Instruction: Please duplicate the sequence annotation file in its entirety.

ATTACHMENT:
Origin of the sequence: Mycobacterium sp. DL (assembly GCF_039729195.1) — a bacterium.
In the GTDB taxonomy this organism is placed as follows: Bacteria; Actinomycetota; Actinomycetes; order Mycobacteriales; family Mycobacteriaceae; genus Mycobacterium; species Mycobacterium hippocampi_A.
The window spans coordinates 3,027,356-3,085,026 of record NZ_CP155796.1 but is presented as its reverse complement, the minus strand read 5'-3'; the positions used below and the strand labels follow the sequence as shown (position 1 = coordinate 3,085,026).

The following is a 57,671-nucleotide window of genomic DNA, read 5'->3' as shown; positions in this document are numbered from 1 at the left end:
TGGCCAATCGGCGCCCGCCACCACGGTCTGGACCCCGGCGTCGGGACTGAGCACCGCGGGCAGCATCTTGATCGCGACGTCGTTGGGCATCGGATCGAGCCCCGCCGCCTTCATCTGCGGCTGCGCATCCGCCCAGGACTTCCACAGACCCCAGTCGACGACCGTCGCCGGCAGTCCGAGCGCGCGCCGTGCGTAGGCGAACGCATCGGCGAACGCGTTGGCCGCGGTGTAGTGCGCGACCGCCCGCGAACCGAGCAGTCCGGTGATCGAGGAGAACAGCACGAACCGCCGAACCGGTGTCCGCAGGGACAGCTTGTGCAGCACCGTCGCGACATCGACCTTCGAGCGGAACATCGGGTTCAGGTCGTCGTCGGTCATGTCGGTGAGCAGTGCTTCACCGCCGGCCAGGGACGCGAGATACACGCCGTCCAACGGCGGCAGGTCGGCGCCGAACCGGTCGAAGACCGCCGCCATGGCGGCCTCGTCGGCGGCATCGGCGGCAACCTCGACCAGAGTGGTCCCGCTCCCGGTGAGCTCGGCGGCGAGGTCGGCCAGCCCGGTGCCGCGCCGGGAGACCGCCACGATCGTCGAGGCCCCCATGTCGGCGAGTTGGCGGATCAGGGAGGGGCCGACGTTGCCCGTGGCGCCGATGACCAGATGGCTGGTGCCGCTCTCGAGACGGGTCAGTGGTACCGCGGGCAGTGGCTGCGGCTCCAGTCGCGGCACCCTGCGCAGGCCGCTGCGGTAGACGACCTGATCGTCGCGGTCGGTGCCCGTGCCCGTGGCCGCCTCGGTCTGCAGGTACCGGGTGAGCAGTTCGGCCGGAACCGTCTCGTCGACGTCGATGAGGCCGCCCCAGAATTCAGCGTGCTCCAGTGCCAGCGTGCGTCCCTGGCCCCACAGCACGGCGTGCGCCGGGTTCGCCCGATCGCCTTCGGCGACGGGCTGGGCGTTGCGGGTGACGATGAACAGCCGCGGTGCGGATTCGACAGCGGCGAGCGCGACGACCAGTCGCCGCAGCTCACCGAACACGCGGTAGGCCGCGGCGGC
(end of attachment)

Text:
Origin of the sequence: Mycobacterium sp. DL (assembly GCF_039729195.1) — a bacterium.
In the GTDB taxonomy this organism is placed as follows: Bacteria; Actinomycetota; Actinomycetes; order Mycobacteriales; family Mycobacteriaceae; genus Mycobacterium; species Mycobacterium hippocampi_A.
The window spans coordinates 3,027,356-3,085,026 of record NZ_CP155796.1 but is presented as its reverse complement, the minus strand read 5'-3'; the positions used below and the strand labels follow the sequence as shown (position 1 = coordinate 3,085,026).

The following is a 57,671-nucleotide window of genomic DNA, read 5'->3' as shown; positions in this document are numbered from 1 at the left end:
TGGCCAATCGGCGCCCGCCACCACGGTCTGGACCCCGGCGTCGGGACTGAGCACCGCGGGCAGCATCTTGATCGCGACGTCGTTGGGCATCGGATCGAGCCCCGCCGCCTTCATCTGCGGCTGCGCATCCGCCCAGGACTTCCACAGACCCCAGTCGACGACCGTCGCCGGCAGTCCGAGCGCGCGCCGTGCGTAGGCGAACGCATCGGCGAACGCGTTGGCCGCGGTGTAGTGCGCGACCGCCCGCGAACCGAGCAGTCCGGTGATCGAGGAGAACAGCACGAACCGCCGAACCGGTGTCCGCAGGGACAGCTTGTGCAGCACCGTCGCGACATCGACCTTCGAGCGGAACATCGGGTTCAGGTCGTCGTCGGTCATGTCGGTGAGCAGTGCTTCACCGCCGGCCAGGGACGCGAGATACACGCCGTCCAACGGCGGCAGGTCGGCGCCGAACCGGTCGAAGACCGCCGCCATGGCGGCCTCGTCGGCGGCATCGGCGGCAACCTCGACCAGAGTGGTCCCGCTCCCGGTGAGCTCGGCGGCGAGGTCGGCCAGCCCGGTGCCGCGCCGGGAGACCGCCACGATCGTCGAGGCCCCCATGTCGGCGAGTTGGCGGATCAGGGAGGGGCCGACGTTGCCCGTGGCGCCGATGACCAGATGGCTGGTGCCGCTCTCGAGACGGGTCAGTGGTACCGCGGGCAGTGGCTGCGGCTCCAGTCGCGGCACCCTGCGCAGGCCGCTGCGGTAGACGACCTGATCGTCGCGGTCGGTGCCCGTGCCCGTGGCCGCCTCGGTCTGCAGGTACCGGGTGAGCAGTTCGGCCGGAACCGTCTCGTCGACGTCGATGAGGCCGCCCCAGAATTCAGCGTGCTCCAGTGCCAGCGTGCGTCCCTGGCCCCACAGCACGGCGTGCGCCGGGTTCGCCCGATCGCCTTCGGCGACGGGCTGGGCGTTGCGGGTGACGATGAACAGCCGCGGTGCGGATTCGACAGCGGCGAGCGCGACGACCAGTCGCCGCAGCTCACCGAACACGCGGTAGGCCGCGGCGGC